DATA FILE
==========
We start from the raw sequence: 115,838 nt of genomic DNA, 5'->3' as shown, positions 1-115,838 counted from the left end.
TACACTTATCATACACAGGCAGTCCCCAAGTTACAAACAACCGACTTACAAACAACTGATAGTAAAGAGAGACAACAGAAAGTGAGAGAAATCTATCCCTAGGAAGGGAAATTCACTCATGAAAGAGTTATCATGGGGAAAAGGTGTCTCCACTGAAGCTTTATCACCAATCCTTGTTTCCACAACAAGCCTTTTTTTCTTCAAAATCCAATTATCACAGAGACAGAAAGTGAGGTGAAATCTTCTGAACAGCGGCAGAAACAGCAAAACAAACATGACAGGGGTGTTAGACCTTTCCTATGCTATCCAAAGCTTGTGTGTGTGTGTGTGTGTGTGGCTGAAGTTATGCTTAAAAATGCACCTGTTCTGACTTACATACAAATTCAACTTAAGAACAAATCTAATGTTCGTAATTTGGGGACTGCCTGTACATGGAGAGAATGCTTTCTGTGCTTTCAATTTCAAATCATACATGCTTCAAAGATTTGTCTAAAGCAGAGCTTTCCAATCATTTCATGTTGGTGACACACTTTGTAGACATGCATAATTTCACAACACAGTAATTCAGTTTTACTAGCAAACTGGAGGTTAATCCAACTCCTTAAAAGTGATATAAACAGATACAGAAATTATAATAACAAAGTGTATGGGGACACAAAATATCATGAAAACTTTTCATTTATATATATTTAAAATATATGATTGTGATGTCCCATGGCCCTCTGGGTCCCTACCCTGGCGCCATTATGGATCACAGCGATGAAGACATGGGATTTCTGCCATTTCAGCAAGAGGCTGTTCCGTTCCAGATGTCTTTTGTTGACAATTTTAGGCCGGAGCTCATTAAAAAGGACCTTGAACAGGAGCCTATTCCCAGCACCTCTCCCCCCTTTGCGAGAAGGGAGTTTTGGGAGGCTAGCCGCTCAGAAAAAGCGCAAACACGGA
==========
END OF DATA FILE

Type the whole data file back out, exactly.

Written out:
We start from the raw sequence: 115,838 nt of genomic DNA, 5'->3' as shown, positions 1-115,838 counted from the left end.
TACACTTATCATACACAGGCAGTCCCCAAGTTACAAACAACCGACTTACAAACAACTGATAGTAAAGAGAGACAACAGAAAGTGAGAGAAATCTATCCCTAGGAAGGGAAATTCACTCATGAAAGAGTTATCATGGGGAAAAGGTGTCTCCACTGAAGCTTTATCACCAATCCTTGTTTCCACAACAAGCCTTTTTTTCTTCAAAATCCAATTATCACAGAGACAGAAAGTGAGGTGAAATCTTCTGAACAGCGGCAGAAACAGCAAAACAAACATGACAGGGGTGTTAGACCTTTCCTATGCTATCCAAAGCTTGTGTGTGTGTGTGTGTGTGTGGCTGAAGTTATGCTTAAAAATGCACCTGTTCTGACTTACATACAAATTCAACTTAAGAACAAATCTAATGTTCGTAATTTGGGGACTGCCTGTACATGGAGAGAATGCTTTCTGTGCTTTCAATTTCAAATCATACATGCTTCAAAGATTTGTCTAAAGCAGAGCTTTCCAATCATTTCATGTTGGTGACACACTTTGTAGACATGCATAATTTCACAACACAGTAATTCAGTTTTACTAGCAAACTGGAGGTTAATCCAACTCCTTAAAAGTGATATAAACAGATACAGAAATTATAATAACAAAGTGTATGGGGACACAAAATATCATGAAAACTTTTCATTTATATATATTTAAAATATATGATTGTGATGTCCCATGGCCCTCTGGGTCCCTACCCTGGCGCCATTATGGATCACAGCGATGAAGACATGGGATTTCTGCCATTTCAGCAAGAGGCTGTTCCGTTCCAGATGTCTTTTGTTGACAATTTTAGGCCGGAGCTCATTAAAAAGGACCTTGAACAGGAGCCTATTCCCAGCACCTCTCCCCCCTTTGCGAGAAGGGAGTTTTGGGAGGCTAGCCGCTCAGAAAAAGCGCAAACACGGA